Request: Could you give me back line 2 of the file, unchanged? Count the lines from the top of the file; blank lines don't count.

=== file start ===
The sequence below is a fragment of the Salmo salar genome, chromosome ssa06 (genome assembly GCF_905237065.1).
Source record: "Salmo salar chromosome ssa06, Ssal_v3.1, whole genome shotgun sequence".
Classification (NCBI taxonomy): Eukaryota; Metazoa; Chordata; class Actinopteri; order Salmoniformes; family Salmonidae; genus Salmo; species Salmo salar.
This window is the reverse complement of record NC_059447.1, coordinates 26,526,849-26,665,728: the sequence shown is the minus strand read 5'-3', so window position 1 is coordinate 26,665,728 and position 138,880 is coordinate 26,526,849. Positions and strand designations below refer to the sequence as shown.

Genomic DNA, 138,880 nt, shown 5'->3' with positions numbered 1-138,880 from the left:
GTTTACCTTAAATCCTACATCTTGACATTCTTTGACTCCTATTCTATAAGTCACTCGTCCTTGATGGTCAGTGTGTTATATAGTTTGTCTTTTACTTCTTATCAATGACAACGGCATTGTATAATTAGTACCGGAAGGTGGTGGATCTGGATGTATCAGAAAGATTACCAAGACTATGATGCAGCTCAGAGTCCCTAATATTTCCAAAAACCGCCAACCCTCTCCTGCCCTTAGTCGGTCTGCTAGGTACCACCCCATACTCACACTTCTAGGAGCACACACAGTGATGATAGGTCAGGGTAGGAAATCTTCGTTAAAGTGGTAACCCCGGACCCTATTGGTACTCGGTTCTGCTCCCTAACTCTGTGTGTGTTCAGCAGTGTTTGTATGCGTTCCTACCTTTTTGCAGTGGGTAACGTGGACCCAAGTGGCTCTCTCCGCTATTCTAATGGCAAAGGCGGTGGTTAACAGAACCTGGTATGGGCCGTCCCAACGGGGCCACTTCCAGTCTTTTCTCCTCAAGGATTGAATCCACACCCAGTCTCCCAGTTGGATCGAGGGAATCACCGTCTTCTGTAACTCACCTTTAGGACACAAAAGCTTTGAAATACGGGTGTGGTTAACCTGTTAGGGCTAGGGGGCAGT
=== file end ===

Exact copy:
Source record: "Salmo salar chromosome ssa06, Ssal_v3.1, whole genome shotgun sequence".